• 62 people would test positive for COVID-19. Of these, 30 people (48%) would not have COVID-19 (false positive result).

• 9938 people would test negative for COVID-19. Of these, 18 people (0.2%) would actually have COVID-19 (false negative result).

What are the limitations of the evidence?

In general, studies used relatively rigorous methods, particularly for selecting participants and performing the tests. Sometimes studies did not perform the test on the people for whom it was intended and did not follow the manufacturers’ instructions for using the test. Sometimes the tests were not carried out at the point of care. Studies used less rigorous methods for confirming the presence or absence of COVID-19 infection; 91% of studies relied on a single negative RT-PCR result as evidence of no COVID-19 infection. Results from different test brands varied, and relatively few studies directly compared one test brand with another. Finally, not all studies gave enough information about their participants for us to judge how long they had had symptoms, or even whether or not they had symptoms.

What does this mean?

In people with symptoms, some rapid antigen tests are accurate enough to replace RT-PCR, especially for ruling in the presence of infection. Alternatively, where RT-PCR is available, rapid antigen tests could be used to select which people with symptoms require further testing with RT-PCR, thereby reducing the burden on laboratory services. This would be most useful when quick decisions are needed about patient care, to identify outbreaks, to allow people to self-isolate more quickly, or to initiate contact tracing. Rapid antigen tests are less good at ruling out infection in symptomatic people - individuals who receive a negative rapid antigen test result may still be infected.

Rapid antigen tests are less accurate when used in people with no symptoms of COVID-19. More evidence is needed to understand the accuracy of rapid testing in people without symptoms and the extent to which repeated testing strategies can lead to reduced transmission, either for tests carried out at home or in non-healthcare settings such as schools. There is no independent evidence to support the use of many test brands. More direct comparisons of test brands are needed, with testers following manufacturers’ instructions.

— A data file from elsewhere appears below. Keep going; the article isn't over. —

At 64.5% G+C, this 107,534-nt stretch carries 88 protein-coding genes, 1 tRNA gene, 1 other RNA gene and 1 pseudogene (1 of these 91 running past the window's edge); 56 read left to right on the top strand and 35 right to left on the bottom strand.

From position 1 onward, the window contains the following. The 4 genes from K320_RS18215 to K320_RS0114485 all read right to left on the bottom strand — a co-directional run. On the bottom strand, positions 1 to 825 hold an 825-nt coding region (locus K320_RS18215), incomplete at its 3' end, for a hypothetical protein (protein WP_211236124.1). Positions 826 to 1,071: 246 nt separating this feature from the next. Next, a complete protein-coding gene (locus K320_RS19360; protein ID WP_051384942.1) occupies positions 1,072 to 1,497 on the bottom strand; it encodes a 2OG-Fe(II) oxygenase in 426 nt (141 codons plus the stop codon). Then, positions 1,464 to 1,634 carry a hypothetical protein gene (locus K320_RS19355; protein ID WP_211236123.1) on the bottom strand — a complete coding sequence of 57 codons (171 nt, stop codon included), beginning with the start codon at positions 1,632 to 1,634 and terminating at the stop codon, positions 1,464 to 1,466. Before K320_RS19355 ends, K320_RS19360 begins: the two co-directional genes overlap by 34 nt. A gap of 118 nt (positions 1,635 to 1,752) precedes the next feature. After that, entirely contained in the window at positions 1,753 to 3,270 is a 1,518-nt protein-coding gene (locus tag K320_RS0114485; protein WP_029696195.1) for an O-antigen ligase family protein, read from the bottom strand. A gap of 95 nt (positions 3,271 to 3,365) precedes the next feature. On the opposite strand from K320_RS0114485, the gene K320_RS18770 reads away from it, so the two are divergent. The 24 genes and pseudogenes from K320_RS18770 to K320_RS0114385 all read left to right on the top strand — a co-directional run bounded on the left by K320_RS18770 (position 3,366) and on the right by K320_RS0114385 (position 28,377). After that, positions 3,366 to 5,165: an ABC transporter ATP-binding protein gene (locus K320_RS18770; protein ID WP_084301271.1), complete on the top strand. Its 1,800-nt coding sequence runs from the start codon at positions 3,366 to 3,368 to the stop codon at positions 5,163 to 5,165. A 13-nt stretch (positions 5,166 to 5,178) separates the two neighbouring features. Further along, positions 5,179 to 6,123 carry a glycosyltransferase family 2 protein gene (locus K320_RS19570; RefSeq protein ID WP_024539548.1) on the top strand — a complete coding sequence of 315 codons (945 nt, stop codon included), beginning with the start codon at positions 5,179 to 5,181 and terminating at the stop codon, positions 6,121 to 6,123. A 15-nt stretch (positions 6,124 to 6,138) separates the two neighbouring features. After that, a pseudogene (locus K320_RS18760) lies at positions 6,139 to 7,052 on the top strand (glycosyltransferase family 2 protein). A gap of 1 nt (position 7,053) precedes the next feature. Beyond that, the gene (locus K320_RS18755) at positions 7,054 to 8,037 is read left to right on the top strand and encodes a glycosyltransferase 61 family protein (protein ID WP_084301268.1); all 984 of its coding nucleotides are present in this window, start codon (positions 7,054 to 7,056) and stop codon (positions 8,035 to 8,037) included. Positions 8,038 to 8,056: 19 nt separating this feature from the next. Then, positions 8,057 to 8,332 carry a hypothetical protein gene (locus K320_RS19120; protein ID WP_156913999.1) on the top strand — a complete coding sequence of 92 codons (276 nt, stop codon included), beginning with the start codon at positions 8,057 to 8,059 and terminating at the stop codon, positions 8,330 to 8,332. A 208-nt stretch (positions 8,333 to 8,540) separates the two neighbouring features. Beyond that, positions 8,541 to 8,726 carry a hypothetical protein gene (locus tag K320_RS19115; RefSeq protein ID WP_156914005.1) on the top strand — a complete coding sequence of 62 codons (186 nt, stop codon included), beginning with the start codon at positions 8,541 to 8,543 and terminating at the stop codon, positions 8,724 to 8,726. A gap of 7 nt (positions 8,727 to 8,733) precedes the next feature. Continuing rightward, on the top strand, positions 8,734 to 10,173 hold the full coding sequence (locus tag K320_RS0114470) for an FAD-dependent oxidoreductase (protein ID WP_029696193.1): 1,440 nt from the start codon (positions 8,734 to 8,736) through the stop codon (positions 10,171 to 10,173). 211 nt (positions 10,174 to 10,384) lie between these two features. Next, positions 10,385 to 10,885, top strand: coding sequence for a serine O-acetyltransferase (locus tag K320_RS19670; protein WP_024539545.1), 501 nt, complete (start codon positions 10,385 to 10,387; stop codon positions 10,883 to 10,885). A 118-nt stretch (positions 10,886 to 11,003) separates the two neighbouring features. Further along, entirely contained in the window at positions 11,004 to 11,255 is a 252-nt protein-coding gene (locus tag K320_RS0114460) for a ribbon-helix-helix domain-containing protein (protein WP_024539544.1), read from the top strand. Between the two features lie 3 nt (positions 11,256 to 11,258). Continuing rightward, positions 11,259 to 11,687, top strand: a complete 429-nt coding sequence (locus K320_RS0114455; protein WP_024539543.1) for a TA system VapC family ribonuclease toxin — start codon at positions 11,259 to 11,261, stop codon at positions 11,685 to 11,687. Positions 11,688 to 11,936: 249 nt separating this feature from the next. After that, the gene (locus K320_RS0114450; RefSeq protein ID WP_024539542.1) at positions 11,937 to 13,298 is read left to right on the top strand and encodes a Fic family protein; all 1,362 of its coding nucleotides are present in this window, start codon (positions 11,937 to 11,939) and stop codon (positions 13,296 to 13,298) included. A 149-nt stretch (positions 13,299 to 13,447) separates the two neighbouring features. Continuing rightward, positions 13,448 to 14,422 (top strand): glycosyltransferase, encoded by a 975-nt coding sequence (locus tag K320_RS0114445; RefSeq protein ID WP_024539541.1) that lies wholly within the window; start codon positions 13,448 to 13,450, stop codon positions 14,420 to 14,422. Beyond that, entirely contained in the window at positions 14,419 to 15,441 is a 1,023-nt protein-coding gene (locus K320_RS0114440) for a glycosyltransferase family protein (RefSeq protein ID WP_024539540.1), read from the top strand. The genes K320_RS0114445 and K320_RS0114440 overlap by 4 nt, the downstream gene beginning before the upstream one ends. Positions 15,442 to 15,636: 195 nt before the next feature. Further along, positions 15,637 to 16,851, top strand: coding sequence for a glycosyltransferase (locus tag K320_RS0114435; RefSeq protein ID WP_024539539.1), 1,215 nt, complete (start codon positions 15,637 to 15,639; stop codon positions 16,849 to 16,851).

How up-to-date is this review?

This review updates our previous review and includes evidence published up to 8 March 2021.

Authors' conclusions: 

Antigen tests vary in sensitivity. In people with signs and symptoms of COVID-19, sensitivities are highest in the first week of illness when viral loads are higher. Assays that meet appropriate performance standards, such as those set by WHO, could replace laboratory-based RT-PCR when immediate decisions about patient care must be made, or where RT-PCR cannot be delivered in a timely manner. However, they are more suitable for use as triage to RT-PCR testing. The variable sensitivity of antigen tests means that people who test negative may still be infected. Many commercially available rapid antigen tests have not been evaluated in independent validation studies.

Evidence for testing in asymptomatic cohorts has increased, however sensitivity is lower and there is a paucity of evidence for testing in different settings. Questions remain about the use of antigen test-based repeat testing strategies. Further research is needed to evaluate the effectiveness of screening programmes at reducing transmission of infection, whether mass screening or targeted approaches including schools, healthcare setting and traveller screening.

Read the full abstract...

Accurate rapid diagnostic tests for SARS-CoV-2 infection would be a useful tool to help manage the COVID-19 pandemic. Testing strategies that use rapid antigen tests to detect current infection have the potential to increase access to testing, speed detection of infection, and inform clinical and public health management decisions to reduce transmission. This is the second update of this review, which was first published in 2020.


To assess the diagnostic accuracy of rapid, point-of-care antigen tests for diagnosis of SARS-CoV-2 infection. We consider accuracy separately in symptomatic and asymptomatic population groups. Sources of heterogeneity investigated included setting and indication for testing, assay format, sample site, viral load, age, timing of test, and study design.

Search strategy: 

We searched the COVID-19 Open Access Project living evidence database from the University of Bern (which includes daily updates from PubMed and Embase and preprints from medRxiv and bioRxiv) on 08 March 2021. We included independent evaluations from national reference laboratories, FIND and the Diagnostics Global Health website. We did not apply language restrictions.

Selection criteria: